What is a player’s potential? It’s tempting to look at an athlete, especially a young one and think we know. The truth is we don’t. I can offer a relative opinion about how I think one athlete compares to another and where they might end up or what they might accomplish but, it’s based more on assumption than fact and even then only on the limited information I have in the moment. And because it’s limited it’s often also limiting. How much potential goes undeveloped because of premature judgements on the part of coaches, parents and players? Our thoughts about young players’ potential are often about their potential to fit into a scheme that we have – a position, a system, a style of play, a stereotype that we’re comfortable working with.
We’d like to think that human potential can be sized up like the potential energy in the water behind a dam. Problem is there’s no way I can know or predict all the variables when it comes to a human being; especially one that’s still developing. It’s like trying to tell you how much energy is stored behind the dam without knowing how deep the water is.
The fun part of working with young athletes and watching them develop over time is DISCOVERING that potential, watching it unfold and being surprised and even delighted at the forms it takes.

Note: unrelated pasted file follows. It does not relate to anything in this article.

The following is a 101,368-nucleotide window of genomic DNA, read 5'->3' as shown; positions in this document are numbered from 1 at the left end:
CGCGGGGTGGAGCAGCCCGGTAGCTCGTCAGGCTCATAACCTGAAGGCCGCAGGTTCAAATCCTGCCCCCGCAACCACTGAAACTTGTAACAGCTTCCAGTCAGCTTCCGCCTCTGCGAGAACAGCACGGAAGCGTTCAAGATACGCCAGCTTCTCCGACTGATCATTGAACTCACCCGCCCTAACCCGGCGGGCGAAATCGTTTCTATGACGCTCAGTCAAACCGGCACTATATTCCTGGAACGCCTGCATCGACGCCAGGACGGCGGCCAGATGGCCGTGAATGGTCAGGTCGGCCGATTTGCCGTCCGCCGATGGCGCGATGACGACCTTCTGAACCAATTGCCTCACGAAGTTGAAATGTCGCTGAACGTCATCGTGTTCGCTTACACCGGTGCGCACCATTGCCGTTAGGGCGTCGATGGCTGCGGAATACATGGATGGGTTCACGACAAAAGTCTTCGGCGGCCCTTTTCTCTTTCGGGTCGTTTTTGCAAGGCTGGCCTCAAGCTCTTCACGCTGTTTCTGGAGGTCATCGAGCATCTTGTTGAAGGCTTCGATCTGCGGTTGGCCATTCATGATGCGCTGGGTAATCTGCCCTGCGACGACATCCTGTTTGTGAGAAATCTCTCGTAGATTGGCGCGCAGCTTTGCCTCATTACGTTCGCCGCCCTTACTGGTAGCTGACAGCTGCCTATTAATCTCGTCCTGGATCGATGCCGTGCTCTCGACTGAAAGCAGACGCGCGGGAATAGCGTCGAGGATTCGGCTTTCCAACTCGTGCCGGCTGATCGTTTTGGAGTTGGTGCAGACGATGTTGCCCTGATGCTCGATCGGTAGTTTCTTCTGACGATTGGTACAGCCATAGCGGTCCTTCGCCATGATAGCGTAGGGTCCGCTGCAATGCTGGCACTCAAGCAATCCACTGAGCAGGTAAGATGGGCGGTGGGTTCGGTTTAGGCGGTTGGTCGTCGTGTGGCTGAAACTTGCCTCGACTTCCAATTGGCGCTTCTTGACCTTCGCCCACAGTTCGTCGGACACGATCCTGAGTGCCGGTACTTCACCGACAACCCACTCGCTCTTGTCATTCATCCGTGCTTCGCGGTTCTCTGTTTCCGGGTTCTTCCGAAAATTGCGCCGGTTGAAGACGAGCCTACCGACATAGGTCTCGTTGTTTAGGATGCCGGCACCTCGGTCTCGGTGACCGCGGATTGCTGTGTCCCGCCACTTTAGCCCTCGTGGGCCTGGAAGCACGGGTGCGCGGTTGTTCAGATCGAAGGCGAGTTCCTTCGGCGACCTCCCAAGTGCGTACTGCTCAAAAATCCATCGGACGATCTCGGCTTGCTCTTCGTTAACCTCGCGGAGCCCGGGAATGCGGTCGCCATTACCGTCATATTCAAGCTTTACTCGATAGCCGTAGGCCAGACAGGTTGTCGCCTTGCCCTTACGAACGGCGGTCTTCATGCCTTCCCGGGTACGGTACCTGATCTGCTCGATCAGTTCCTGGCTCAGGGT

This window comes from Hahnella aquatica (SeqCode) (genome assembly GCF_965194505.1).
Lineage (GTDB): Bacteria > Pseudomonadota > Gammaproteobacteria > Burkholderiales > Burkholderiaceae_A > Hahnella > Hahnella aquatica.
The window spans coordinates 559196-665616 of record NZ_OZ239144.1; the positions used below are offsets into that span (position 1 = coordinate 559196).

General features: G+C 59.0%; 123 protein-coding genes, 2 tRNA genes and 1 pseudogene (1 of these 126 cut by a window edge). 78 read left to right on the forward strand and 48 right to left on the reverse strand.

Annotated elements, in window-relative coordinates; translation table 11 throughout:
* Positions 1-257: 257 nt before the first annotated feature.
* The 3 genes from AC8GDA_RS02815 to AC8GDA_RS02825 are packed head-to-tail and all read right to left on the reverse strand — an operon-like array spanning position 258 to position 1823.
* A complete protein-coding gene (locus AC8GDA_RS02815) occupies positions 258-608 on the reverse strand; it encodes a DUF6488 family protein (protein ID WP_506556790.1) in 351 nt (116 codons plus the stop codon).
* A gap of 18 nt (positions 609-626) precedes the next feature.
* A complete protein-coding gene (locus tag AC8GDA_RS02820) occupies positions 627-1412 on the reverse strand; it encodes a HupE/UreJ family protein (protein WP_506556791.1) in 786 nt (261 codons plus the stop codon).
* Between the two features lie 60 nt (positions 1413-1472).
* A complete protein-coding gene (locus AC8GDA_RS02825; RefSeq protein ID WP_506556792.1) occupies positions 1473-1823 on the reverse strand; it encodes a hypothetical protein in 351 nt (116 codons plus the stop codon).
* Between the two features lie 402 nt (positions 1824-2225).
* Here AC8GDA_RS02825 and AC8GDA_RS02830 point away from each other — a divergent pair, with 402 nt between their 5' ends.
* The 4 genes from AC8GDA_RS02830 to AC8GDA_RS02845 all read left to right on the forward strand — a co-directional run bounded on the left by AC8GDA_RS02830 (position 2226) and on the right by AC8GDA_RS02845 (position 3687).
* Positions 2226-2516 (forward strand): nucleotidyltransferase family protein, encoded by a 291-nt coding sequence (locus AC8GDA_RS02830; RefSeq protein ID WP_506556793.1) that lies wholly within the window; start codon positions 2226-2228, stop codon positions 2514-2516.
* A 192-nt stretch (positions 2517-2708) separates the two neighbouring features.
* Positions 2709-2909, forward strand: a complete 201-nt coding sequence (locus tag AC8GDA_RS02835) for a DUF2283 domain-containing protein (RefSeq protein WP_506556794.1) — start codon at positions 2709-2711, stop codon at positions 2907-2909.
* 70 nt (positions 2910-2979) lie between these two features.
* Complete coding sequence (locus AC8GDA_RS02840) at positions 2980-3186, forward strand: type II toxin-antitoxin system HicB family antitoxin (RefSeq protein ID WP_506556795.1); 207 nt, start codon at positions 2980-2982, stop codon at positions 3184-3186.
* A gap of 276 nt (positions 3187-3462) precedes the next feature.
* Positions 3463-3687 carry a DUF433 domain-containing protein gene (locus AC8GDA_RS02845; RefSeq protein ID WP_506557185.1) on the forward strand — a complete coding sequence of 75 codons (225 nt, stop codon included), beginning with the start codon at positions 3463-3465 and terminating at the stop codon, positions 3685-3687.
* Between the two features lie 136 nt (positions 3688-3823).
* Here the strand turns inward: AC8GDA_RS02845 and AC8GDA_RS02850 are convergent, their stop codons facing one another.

The role of the coach, parent, administrator, is to create and sustain the environment where that discovery and development can take place. Part of creating and sustaining that environment is building a framework that helps us see the big picture and that also helps us focus our time,energy and attention. I keep coming back to four areas or dimensions of development: Physical, Technical, Tactical and Mental. I think of them as four overlapping circles. Each one expands and / or limits the others. Physical elements such as speed, balance, strength, coordination enhance my technical skills. Those enhanced technical skills open up more tactical possibilities. The mental skills support or limit my performance in the other three areas but, as my other skills grow and I can play a bigger, faster game it helps me grow those mental skills as well.
The key is the overlap. That’s where potential is discovered and developed. That diamond in the middle is what I bring to the field. Development with young players is about growing those circles and as the circles grow so does the overlap; that space in the center where potential emerges.
One of the obvious implications is that those of us who work with developing players need to be connected and collaborating. Without that collaboration we can lose sight of the big picture, limiting our own contribution and the contributions of others and in the end limiting the potential of the players we serve. A poor example of teamwork. When we work together we maximize each other’s contribution and the opportunity for the discovery and development of players’ potential. And, like any team, we get to celebrate those moments when it all comes together, moments of surprise and delight when the whole truly is greater than the sum of it’s parts.